The Italians: Family as a Core
The Italians suffer from two characteristics which have an adverse effect on their national identity: cleavages between north and south, and the dominant role of family. For Italians, family loyalty is stronger than any other allegiance, including feelings towards their country, their nation, or the EU. This feature underlies the rise of and dominant role of family-like organizations such as the mafia; support for Fascism and the appeal of a leader such as Mussolini; and the inability of the state and its legal system to effectively govern. To this day, the Italians find it difficult to accept Western culture’s principle of the rule of law when it runs counter to deeply-entrenched family values, which may also explain Berlusconi’s popularity.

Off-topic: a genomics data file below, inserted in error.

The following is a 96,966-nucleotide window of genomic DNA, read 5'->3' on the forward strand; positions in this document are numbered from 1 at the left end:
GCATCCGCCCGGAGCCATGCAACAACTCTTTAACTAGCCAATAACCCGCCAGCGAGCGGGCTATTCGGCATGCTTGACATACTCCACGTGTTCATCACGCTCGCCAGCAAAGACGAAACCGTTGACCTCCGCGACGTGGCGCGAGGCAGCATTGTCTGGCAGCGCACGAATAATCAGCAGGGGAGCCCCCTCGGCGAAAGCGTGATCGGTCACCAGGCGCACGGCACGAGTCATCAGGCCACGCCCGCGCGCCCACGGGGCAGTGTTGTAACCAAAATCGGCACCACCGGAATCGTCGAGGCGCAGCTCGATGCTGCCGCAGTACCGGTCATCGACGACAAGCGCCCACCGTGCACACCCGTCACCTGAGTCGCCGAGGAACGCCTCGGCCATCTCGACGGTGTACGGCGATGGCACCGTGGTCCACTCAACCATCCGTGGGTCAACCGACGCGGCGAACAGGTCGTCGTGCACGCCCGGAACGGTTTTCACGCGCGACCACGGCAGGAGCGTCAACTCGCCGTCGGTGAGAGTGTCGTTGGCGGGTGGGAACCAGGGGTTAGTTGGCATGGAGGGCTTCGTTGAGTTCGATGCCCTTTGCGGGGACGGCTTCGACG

Due to such sub-national allegiances and values, civic society is weaker and engagement at the grass roots is less robust than one finds in other democracies, leaving politics in Italy largely in the hands of political parties. In essence, the attraction of Italy’s membership in the EU for its ruling elites rests on the desire for a supra-Italian framework and authority that can govern Italians and provide for their well-being and prosperity where Italian institutions have failed due to geographical fissures and structural weaknesses in their own institutions.
EU membership, however, provides no magic bullet: it cannot change internal cleavages, the Italian worldview and family values or the country’s mafia-dominated power matrix. This, and the underlying absence of fidelity to a shared polity – Italian or European – leave Italy as ungovernable as ever.
Hardback ISBN-13: 978-1-84519-391-1
Page Extent / Format: 193 pp. / 234 X 157 mm
Editions: 1st: Jan.2013
Hardback Price: 56.00 €